The bach on site 114 is another professionally built structure. It demonstrates a range of bungalow style features: A shallow pitched gable roof with the soffit sarked with T G & V boards and the rafter ends exposed. This bach/cottage is clad with bevel back w’boards with mitred corners. Casement, bay, sliding & Fixed windows are represented within the same joinery style. The original verandah has been enclosed, the windows and doors made for the job. A flared vertical board skirt encloses the porch.
This bach has the largest floor plan of the professionally built bungalow style baches. It is not however a bulky building. The shallow pitched roof slopes to little more than door height over the porch. The strong horizontal appearance provided by the roof edge, the full width glazing & the weatherboards below creates and elegant appearance & congruity with the ground line.
This bach has significance in that like ‘Mairangi’ it demonstrates an adaptation of the bungalow cottage style. The deep verandah originally allowed inhabitants to have a more flexible continuity with the island environment than the ‘inside’ ‘outside’ alternatives of the Watson baches. This flexibility has suffered with the enclosure of the verandah.
This bach is one of the most inland baches remaining on Rangitoto. The site is on a promontory above the tennis courts & pavilion. There is a long view to the sea and Islington Bay. There were significant areas at the back for vegetables and a chook house!!
Reference – Dr Jeremy Treadwell.
The Rangitoto Bach Settlements and Community Hall
An Architectural and Historical Appraisal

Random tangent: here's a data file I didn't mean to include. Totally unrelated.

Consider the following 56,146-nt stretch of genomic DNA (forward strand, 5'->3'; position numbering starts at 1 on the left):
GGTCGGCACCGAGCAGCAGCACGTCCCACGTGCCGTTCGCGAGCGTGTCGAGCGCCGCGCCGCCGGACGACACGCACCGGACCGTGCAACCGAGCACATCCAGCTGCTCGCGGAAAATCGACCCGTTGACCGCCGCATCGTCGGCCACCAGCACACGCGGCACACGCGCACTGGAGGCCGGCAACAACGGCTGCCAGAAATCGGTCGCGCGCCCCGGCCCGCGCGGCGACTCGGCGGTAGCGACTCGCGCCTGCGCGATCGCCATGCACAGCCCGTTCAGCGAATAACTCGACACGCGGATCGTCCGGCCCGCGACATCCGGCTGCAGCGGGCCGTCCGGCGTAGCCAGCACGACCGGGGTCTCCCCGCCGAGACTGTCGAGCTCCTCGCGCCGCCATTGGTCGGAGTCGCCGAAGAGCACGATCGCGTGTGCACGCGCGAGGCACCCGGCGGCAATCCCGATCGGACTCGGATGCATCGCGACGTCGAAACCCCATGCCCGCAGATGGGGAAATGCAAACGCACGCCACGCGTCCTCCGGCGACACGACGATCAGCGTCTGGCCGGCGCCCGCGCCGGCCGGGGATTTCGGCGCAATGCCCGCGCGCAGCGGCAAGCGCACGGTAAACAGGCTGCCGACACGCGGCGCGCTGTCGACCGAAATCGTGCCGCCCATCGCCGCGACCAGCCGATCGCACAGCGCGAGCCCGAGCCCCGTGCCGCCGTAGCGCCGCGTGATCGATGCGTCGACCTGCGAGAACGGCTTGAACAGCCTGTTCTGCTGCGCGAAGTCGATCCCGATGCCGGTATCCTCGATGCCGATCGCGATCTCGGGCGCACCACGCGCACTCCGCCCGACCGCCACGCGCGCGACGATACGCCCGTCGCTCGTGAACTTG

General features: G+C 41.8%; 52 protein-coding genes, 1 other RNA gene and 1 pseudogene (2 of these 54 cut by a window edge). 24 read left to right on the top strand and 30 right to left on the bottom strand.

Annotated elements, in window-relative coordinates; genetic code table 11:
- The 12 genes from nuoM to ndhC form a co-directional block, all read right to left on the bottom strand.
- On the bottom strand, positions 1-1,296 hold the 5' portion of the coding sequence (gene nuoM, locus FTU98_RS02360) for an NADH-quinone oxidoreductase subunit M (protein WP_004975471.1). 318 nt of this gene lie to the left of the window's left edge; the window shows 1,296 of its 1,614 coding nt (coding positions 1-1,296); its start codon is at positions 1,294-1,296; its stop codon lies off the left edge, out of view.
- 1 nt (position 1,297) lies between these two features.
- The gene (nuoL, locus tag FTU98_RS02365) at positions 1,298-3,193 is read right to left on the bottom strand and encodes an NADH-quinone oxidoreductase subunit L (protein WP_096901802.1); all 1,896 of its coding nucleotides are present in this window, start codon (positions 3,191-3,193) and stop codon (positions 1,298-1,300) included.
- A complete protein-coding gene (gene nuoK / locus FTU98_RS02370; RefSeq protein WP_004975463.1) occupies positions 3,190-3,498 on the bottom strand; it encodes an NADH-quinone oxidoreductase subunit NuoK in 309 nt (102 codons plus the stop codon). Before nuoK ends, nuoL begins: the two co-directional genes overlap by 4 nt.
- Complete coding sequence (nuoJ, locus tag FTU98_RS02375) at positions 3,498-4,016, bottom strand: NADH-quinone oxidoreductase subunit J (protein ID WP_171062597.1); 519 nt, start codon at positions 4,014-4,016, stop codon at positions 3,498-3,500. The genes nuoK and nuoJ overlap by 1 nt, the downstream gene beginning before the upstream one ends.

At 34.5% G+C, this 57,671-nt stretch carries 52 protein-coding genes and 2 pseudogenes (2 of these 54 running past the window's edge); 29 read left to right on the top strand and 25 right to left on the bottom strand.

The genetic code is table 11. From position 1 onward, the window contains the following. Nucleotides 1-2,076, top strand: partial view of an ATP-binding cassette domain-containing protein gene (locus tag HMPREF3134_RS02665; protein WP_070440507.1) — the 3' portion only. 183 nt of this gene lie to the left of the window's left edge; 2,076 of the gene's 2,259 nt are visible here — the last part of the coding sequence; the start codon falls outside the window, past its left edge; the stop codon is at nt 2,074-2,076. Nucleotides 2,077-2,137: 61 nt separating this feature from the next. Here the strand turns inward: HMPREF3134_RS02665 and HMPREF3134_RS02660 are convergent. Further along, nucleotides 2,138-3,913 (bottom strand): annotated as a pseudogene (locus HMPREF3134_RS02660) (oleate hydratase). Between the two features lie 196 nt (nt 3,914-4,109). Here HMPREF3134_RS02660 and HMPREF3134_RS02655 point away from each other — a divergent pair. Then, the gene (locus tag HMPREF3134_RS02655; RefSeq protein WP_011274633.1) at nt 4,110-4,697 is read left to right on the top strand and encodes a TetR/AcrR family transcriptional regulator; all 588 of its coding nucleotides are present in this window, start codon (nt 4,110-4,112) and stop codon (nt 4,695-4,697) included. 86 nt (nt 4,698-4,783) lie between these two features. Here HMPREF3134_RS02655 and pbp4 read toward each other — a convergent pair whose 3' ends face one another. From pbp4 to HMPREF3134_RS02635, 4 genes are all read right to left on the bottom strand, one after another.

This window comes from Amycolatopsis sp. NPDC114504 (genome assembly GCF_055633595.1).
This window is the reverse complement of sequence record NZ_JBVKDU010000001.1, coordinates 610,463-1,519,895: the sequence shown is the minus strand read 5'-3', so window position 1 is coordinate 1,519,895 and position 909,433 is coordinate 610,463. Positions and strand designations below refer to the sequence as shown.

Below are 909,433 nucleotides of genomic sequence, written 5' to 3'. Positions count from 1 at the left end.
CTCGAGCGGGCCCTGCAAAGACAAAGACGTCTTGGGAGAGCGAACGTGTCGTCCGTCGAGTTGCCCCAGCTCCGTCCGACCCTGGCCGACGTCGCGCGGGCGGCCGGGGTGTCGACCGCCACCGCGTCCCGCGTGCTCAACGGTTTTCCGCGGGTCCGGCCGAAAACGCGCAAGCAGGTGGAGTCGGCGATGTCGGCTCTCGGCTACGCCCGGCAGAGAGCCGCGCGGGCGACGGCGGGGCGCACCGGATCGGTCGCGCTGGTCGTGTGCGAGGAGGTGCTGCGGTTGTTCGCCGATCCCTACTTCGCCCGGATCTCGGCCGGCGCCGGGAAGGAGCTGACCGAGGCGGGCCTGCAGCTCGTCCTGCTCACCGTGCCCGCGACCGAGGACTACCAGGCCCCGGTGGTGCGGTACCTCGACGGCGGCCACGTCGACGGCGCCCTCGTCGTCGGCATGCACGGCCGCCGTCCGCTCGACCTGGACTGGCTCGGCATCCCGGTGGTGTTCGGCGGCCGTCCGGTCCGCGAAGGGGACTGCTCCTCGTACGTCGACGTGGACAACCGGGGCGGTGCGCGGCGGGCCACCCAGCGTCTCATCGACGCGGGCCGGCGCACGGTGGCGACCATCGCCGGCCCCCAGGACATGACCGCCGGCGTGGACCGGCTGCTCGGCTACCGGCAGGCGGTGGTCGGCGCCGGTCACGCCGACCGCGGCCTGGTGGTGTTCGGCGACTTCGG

First restoration diary entry 1st October 2005 – Allan Godsall
“We have started on Bach 114. We tightened up our security of the building by repairing the back door and securing the windows on the side. We needed to do that as that’s way we got in ourselves as I had left the key at 38. We also checked our new generator out and tried to get the gas fittings correct for the cooker, it needed a piece to replace the regulator as it is self regulating. We lifted up the set squabs to find they had storage lockers so we fitted tee hinges, hasps and staples and padlocked so we can store our power tools and tools of value in there. On the other side we store all our nails and bolts etc as we planned before of what the requirement would be and had prepurchased as with all the timber. We have also gone around the Bach and planned requirements for the spouting. On 20th Sept I went to Marley NZ seeking sponsorship again which was granted hence we saved $1200.00 plus. When we arrived at 114 on 15th Oct it had been delivered and place inside 114 by DoC boy’s.”
Bach 114 current day: click to enlarge
Bach 114 renovations: click to enlarge